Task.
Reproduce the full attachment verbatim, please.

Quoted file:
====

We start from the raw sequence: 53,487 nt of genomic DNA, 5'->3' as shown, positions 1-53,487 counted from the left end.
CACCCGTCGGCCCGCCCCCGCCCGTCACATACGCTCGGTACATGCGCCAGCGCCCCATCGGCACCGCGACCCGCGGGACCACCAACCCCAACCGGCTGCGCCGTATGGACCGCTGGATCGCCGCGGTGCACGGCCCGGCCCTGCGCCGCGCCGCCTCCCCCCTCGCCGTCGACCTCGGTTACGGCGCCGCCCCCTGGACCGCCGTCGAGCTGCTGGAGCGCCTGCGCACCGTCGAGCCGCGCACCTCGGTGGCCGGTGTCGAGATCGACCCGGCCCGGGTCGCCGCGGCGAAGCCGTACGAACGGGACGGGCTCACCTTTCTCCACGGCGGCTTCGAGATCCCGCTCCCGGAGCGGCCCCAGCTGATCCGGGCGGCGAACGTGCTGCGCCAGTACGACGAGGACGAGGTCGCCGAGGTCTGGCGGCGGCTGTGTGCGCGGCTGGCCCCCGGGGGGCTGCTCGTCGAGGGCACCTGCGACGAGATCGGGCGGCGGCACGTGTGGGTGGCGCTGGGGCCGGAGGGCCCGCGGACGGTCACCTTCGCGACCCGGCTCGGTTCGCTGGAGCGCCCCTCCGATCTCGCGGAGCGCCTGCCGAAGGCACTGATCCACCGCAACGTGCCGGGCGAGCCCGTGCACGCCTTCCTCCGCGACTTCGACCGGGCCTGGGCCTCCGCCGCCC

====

We start from the raw sequence: 53,487 nt of genomic DNA, 5'->3' as shown, positions 1-53,487 counted from the left end.
CACCCGTCGGCCCGCCCCCGCCCGTCACATACGCTCGGTACATGCGCCAGCGCCCCATCGGCACCGCGACCCGCGGGACCACCAACCCCAACCGGCTGCGCCGTATGGACCGCTGGATCGCCGCGGTGCACGGCCCGGCCCTGCGCCGCGCCGCCTCCCCCCTCGCCGTCGACCTCGGTTACGGCGCCGCCCCCTGGACCGCCGTCGAGCTGCTGGAGCGCCTGCGCACCGTCGAGCCGCGCACCTCGGTGGCCGGTGTCGAGATCGACCCGGCCCGGGTCGCCGCGGCGAAGCCGTACGAACGGGACGGGCTCACCTTTCTCCACGGCGGCTTCGAGATCCCGCTCCCGGAGCGGCCCCAGCTGATCCGGGCGGCGAACGTGCTGCGCCAGTACGACGAGGACGAGGTCGCCGAGGTCTGGCGGCGGCTGTGTGCGCGGCTGGCCCCCGGGGGGCTGCTCGTCGAGGGCACCTGCGACGAGATCGGGCGGCGGCACGTGTGGGTGGCGCTGGGGCCGGAGGGCCCGCGGACGGTCACCTTCGCGACCCGGCTCGGTTCGCTGGAGCGCCCCTCCGATCTCGCGGAGCGCCTGCCGAAGGCACTGATCCACCGCAACGTGCCGGGCGAGCCCGTGCACGCCTTCCTCCGCGACTTCGACCGGGCCTGGGCCTCCGCCGCCC